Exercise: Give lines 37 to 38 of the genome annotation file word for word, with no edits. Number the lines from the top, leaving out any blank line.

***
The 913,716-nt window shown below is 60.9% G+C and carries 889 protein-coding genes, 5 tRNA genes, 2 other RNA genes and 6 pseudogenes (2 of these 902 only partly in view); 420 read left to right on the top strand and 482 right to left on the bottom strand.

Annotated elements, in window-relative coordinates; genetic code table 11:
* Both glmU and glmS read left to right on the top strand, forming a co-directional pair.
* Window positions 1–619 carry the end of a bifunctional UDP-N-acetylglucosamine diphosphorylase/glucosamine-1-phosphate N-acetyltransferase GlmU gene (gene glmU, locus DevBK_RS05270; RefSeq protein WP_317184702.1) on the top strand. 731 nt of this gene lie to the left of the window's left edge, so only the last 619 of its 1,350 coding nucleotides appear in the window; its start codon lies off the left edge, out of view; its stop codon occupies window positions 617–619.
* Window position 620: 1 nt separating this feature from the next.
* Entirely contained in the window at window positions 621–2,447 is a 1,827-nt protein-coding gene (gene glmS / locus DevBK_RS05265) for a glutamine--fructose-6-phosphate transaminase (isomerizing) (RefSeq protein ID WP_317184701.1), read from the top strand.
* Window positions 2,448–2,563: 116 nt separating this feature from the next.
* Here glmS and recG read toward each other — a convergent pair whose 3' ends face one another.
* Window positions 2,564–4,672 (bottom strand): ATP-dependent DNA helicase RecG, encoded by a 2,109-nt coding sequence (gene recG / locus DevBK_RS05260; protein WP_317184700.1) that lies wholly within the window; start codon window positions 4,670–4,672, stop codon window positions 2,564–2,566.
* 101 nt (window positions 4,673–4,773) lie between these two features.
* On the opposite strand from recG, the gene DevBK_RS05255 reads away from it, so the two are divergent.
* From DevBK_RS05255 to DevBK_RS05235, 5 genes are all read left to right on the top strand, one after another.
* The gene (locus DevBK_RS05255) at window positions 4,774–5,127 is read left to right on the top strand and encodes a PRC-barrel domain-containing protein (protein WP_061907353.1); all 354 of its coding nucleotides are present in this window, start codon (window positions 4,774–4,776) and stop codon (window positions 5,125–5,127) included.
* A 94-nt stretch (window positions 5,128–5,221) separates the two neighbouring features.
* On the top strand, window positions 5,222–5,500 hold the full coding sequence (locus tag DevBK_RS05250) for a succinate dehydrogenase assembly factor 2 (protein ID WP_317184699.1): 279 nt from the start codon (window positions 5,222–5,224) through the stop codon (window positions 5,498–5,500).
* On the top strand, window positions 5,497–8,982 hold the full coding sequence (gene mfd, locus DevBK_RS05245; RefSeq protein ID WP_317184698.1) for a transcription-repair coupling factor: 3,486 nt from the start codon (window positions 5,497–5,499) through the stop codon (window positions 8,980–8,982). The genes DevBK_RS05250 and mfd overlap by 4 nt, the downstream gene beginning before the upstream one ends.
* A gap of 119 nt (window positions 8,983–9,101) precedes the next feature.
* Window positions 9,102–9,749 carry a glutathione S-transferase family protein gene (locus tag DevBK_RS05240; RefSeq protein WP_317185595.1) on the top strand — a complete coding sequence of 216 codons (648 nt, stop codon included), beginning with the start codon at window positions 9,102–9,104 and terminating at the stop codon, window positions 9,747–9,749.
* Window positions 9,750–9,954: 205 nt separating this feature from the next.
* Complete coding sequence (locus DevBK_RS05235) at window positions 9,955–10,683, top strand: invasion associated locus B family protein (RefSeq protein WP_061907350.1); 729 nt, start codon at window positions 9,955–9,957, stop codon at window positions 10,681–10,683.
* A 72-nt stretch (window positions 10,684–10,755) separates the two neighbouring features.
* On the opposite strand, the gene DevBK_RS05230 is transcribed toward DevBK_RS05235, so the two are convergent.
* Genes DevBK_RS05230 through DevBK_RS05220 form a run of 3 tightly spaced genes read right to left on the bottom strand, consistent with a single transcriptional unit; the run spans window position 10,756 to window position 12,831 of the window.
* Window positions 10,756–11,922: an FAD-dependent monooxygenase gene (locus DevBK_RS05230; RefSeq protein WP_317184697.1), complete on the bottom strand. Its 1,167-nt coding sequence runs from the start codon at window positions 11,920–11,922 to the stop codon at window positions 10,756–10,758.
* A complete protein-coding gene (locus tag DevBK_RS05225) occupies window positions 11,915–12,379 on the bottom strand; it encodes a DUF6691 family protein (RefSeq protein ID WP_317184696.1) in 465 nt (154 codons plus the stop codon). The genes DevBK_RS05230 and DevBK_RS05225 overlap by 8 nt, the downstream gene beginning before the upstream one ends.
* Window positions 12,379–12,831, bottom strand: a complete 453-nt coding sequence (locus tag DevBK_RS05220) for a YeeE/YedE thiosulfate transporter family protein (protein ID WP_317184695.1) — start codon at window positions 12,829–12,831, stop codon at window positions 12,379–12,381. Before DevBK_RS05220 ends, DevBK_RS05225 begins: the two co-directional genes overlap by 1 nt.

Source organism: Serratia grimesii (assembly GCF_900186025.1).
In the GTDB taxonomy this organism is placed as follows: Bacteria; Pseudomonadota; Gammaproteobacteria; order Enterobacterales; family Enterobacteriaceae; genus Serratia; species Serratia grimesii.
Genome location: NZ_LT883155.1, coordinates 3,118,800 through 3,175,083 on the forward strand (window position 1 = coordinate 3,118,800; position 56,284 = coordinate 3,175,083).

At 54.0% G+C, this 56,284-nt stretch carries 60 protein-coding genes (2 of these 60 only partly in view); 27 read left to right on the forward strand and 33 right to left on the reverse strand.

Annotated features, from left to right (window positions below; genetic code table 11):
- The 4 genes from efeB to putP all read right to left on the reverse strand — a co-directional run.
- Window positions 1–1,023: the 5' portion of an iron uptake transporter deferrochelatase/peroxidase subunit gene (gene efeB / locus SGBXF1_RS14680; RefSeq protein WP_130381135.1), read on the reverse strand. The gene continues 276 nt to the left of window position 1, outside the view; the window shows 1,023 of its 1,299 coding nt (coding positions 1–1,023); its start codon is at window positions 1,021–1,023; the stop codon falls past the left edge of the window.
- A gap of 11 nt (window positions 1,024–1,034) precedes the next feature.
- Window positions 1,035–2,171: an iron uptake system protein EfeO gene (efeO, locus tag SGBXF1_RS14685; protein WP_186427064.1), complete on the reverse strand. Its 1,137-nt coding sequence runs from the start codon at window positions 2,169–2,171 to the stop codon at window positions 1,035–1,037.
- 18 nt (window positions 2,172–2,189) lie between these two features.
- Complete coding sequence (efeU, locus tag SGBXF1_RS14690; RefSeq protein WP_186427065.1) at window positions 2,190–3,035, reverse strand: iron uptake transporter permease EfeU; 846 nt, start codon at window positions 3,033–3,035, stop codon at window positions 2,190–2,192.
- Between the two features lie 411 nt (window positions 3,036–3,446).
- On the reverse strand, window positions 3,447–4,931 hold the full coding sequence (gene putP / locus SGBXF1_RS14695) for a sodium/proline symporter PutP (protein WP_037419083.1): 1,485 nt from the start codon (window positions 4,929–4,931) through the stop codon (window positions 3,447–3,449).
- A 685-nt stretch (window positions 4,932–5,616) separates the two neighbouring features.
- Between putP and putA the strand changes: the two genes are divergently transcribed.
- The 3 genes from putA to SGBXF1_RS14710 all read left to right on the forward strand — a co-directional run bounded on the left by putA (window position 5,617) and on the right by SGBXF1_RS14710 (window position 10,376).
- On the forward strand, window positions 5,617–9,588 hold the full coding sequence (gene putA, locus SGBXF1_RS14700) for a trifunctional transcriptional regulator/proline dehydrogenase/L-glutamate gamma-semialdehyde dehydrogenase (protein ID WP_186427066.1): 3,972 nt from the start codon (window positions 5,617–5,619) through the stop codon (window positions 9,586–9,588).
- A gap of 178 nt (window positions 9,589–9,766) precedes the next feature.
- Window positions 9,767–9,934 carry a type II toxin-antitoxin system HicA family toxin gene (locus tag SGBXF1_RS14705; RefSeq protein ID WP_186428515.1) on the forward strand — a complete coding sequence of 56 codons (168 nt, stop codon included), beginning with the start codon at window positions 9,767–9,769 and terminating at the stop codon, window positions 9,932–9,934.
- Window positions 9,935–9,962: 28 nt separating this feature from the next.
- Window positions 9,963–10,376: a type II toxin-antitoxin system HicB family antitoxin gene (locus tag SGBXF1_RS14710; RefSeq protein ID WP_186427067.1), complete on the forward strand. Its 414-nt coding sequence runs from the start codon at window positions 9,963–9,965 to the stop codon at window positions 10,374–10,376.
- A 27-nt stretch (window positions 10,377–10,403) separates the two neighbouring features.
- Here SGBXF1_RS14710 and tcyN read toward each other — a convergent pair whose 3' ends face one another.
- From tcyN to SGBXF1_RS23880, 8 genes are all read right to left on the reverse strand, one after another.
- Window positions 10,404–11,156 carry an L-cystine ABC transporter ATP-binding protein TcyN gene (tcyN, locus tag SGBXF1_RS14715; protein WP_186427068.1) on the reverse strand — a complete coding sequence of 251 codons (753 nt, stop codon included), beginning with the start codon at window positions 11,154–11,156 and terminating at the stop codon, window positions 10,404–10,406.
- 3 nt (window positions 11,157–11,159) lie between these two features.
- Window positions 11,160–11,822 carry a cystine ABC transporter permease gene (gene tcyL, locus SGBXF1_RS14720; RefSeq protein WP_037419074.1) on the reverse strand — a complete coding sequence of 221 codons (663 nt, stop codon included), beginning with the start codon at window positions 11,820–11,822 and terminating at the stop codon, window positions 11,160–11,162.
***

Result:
- Complete coding sequence (efeU, locus tag SGBXF1_RS14690; RefSeq protein WP_186427065.1) at window positions 2,190–3,035, reverse strand: iron uptake transporter permease EfeU; 846 nt, start codon at window positions 3,033–3,035, stop codon at window positions 2,190–2,192.
- Between the two features lie 411 nt (window positions 3,036–3,446).